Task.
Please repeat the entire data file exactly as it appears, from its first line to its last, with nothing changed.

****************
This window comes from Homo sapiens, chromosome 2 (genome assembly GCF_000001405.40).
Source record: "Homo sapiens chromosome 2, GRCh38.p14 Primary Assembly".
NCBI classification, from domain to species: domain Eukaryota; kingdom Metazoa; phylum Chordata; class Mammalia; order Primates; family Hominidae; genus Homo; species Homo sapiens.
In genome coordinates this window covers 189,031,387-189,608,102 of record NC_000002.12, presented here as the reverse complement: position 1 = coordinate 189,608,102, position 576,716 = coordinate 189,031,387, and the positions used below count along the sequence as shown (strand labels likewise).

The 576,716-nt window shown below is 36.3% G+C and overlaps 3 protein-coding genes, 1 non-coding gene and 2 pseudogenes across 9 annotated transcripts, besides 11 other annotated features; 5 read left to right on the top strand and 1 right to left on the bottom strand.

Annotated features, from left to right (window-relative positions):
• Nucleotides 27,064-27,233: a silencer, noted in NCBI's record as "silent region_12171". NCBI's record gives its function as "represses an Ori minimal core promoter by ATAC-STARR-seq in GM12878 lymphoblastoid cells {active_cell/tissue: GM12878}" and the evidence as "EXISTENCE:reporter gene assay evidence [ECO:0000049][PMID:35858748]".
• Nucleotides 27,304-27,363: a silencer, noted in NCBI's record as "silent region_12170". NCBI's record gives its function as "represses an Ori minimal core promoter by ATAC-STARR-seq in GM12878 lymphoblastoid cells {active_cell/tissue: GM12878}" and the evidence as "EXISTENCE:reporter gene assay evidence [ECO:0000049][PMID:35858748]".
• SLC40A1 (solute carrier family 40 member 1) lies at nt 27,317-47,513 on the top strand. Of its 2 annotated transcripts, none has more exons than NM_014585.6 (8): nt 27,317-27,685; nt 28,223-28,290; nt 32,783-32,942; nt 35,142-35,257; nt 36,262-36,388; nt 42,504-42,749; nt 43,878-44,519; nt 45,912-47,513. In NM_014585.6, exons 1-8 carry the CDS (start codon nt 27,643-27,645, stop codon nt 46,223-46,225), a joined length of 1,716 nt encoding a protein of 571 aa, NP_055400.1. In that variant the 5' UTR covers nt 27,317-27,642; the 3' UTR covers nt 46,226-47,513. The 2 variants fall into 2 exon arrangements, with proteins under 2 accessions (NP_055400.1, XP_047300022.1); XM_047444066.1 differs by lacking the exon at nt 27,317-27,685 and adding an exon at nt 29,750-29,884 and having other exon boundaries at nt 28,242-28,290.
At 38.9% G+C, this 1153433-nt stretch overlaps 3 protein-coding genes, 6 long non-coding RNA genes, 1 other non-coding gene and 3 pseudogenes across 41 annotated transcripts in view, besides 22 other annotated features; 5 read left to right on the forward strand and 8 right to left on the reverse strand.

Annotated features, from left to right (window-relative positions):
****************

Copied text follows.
This window comes from Homo sapiens, chromosome 2 (genome assembly GCF_000001405.40).
Source record: "Homo sapiens chromosome 2, GRCh38.p14 Primary Assembly".
NCBI classification, from domain to species: domain Eukaryota; kingdom Metazoa; phylum Chordata; class Mammalia; order Primates; family Hominidae; genus Homo; species Homo sapiens.
In genome coordinates this window covers 189,031,387-189,608,102 of record NC_000002.12, presented here as the reverse complement: position 1 = coordinate 189,608,102, position 576,716 = coordinate 189,031,387, and the positions used below count along the sequence as shown (strand labels likewise).

The 576,716-nt window shown below is 36.3% G+C and overlaps 3 protein-coding genes, 1 non-coding gene and 2 pseudogenes across 9 annotated transcripts, besides 11 other annotated features; 5 read left to right on the top strand and 1 right to left on the bottom strand.

Annotated features, from left to right (window-relative positions):
• Nucleotides 27,064-27,233: a silencer, noted in NCBI's record as "silent region_12171". NCBI's record gives its function as "represses an Ori minimal core promoter by ATAC-STARR-seq in GM12878 lymphoblastoid cells {active_cell/tissue: GM12878}" and the evidence as "EXISTENCE:reporter gene assay evidence [ECO:0000049][PMID:35858748]".
• Nucleotides 27,304-27,363: a silencer, noted in NCBI's record as "silent region_12170". NCBI's record gives its function as "represses an Ori minimal core promoter by ATAC-STARR-seq in GM12878 lymphoblastoid cells {active_cell/tissue: GM12878}" and the evidence as "EXISTENCE:reporter gene assay evidence [ECO:0000049][PMID:35858748]".
• SLC40A1 (solute carrier family 40 member 1) lies at nt 27,317-47,513 on the top strand. Of its 2 annotated transcripts, none has more exons than NM_014585.6 (8): nt 27,317-27,685; nt 28,223-28,290; nt 32,783-32,942; nt 35,142-35,257; nt 36,262-36,388; nt 42,504-42,749; nt 43,878-44,519; nt 45,912-47,513. In NM_014585.6, exons 1-8 carry the CDS (start codon nt 27,643-27,645, stop codon nt 46,223-46,225), a joined length of 1,716 nt encoding a protein of 571 aa, NP_055400.1. In that variant the 5' UTR covers nt 27,317-27,642; the 3' UTR covers nt 46,226-47,513. The 2 variants fall into 2 exon arrangements, with proteins under 2 accessions (NP_055400.1, XP_047300022.1); XM_047444066.1 differs by lacking the exon at nt 27,317-27,685 and adding an exon at nt 29,750-29,884 and having other exon boundaries at nt 28,242-28,290.
At 38.9% G+C, this 1153433-nt stretch overlaps 3 protein-coding genes, 6 long non-coding RNA genes, 1 other non-coding gene and 3 pseudogenes across 41 annotated transcripts in view, besides 22 other annotated features; 5 read left to right on the forward strand and 8 right to left on the reverse strand.

Annotated features, from left to right (window-relative positions):